Seven-on-Seven Semis Won by Maidstone and Tortorella

Maidstone Market has won seven straight 7-on-7 championships
Rene Gutierrez, with the ball above, preserved Tortorella’s 2-1 upset of 75 Main near the end of the first of July 25’s semifinal matchups. Jack Graves

   Maidstone Market, the Yankees of East Hampton men’s soccer, advanced to last night’s spring-summer 7-on-7 final by shutting out Bateman Painting 2-0 at Herrick Park on July 25.
    Tortorella Pools earned the other finalist’s spot by upsetting 75 Main, the top seed, 2-1.
    Bateman played the Market toe-to-toe in the first half, which ended scoreless. But it shot itself in the foot in the second frame as the result of a yellow card handed out by the referee, Alex Ramirez, to Juan Zuluaga for entering the game without his permission.
    Owing to the yellow card — later Ramirez said it should have been a red given the fact that Zuluaga had received a card in the first half for taking Mario Olaya down from behind — Bateman had to play a man-down, and the Market, with a powerful lineup that included Gehider Garcia, Luis Correa, Antonio Padilla, Esteban Valverde, and Olaya, who led East Hampton High School’s team to its first-ever county championship last fall, took full advantage.
    Until the unraveling, Bateman’s Jon Pineda came closest to scoring with his hard header off the right post early in the second half.
    Soon after, Carlos Cardenas, who played excellently in Bateman’s goal despite being a backup, went down after he and Correa disputed a pass back to him that almost proved fatal. After a minute or two on the ground, he stayed in the game.
    Midway through the period, Bateman was presented with another great chance when, with Alex Meza, Maidstone’s goalie, caught out of position, Marco Bautista, who had camped out at the undefended left corner of the cage, slipped as a ground-hugging pass from Pineda arrived. And just before Zuluaga’s ejection, one of his teammates, Winston Reid, got off a nice low shot that went just wide right.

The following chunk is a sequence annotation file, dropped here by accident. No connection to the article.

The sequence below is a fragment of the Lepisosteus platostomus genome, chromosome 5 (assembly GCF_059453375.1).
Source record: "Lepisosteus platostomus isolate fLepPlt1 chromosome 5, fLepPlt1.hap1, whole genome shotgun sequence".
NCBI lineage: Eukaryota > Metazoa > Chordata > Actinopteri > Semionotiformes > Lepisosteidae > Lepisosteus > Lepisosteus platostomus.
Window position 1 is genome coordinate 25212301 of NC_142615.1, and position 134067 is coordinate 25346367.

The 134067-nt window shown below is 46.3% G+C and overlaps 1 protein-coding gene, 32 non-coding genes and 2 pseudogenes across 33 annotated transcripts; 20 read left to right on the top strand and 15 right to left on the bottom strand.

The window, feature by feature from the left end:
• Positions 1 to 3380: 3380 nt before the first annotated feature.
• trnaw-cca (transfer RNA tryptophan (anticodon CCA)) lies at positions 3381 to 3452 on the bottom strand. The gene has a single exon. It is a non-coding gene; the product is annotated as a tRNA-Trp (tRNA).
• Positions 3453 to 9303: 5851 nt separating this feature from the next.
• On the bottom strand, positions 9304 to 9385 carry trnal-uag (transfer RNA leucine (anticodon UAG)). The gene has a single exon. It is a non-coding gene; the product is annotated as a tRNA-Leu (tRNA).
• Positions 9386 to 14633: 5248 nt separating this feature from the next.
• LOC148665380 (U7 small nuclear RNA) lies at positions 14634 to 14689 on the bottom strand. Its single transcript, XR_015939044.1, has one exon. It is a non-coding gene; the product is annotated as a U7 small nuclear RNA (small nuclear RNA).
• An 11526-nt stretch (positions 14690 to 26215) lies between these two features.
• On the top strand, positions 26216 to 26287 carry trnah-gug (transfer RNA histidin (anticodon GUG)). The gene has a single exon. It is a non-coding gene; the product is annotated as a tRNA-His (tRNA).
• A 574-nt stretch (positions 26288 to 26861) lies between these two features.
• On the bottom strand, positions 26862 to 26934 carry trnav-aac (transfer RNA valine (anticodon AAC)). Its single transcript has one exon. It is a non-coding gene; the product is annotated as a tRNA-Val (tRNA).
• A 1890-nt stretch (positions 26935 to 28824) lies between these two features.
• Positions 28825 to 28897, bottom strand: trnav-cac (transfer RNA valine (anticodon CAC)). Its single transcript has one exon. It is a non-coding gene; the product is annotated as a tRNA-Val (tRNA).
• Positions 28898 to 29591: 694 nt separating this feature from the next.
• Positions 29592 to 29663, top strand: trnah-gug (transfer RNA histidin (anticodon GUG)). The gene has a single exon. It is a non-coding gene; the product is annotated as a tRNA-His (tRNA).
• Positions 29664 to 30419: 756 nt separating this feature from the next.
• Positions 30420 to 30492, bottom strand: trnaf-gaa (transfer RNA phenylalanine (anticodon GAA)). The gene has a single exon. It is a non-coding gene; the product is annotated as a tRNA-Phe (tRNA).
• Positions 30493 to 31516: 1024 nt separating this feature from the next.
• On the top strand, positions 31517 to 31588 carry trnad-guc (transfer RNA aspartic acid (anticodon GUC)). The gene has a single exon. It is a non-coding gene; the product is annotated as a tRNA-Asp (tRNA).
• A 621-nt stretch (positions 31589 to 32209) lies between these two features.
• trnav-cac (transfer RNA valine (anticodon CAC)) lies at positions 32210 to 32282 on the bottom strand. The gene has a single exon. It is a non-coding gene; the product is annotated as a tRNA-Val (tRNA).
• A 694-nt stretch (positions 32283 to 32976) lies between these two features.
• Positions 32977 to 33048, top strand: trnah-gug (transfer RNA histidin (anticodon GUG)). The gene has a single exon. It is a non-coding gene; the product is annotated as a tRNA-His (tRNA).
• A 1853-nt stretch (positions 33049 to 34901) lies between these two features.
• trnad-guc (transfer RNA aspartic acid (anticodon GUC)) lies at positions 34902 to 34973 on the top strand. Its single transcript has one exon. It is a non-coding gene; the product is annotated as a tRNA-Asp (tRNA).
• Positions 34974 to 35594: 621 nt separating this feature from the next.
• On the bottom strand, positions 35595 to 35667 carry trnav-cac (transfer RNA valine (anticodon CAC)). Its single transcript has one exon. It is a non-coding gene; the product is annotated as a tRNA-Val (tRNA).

After the carding, however, Bateman’s defenders could no longer hold Maidstone off. Matthew Romero, a defender, got the Market on the board with about 10 minutes remaining as, crouching low, he wheeled on the ball at close range and rocketed a shot by Bateman’s tall keeper into the left corner. Soon after, Olaya, who’s vying with Gehider Garcia for the league’s “golden boot” award, scored on a breakaway to clinch the big win.
    Going into the final, Olaya had seven goals and Garcia had six. Correa, who has frequently been the league’s high-scorer in the past, had four, as did 75 Main’s Cesar Galea.
    As for July 25th’s first game, between 75 Main and Tortorella, the latter, with two goals by Steven Orrego, proved to be the stronger team that night, although it had been defeated twice by 75 Main in the regular season.
    Orrego’s first score came in the first half after he’d received a pass from Eddie Lopez. Cesar Correa got 75 Main on the board before the halftime break, heading in a cross from Alfredo Negrete that beat Tortorella’s very able goalie, Craig Caiazza.
    “Correa’s goal gave 75 Main a lift,” Leslie Czeladko wrote on the league’s Web site, “but it didn’t last long as Tortorella continued to attack. Standing just inside the penalty box, Orrego, after receiving a pass from David Rodriguez, hit the ball softly toward the left corner as Olger Araya, 75 Main’s goalie, came rushing out. With everyone watching, the ball rolled slowly across the line into the goal.”
    The Restaurateurs applied a lot of pressure after that, but Caiazza proved up to it, though he received some significant help from Rene Gutierrez, who preserved the win by kicking away a goal-bound ball at the right post near game’s end.
    “It was nice to beat them finally,” Gutierrez said afterward.
    Maidstone Market, whose manager is John Romero, has won seven straight 7-on-7 championships. In the fall final, Romero’s team cruised to a 3-0 victory over Tuxpan, and last July the Market shut out Tortorella 2-0 in a hard-fought final, taking advantage of two defensive errors.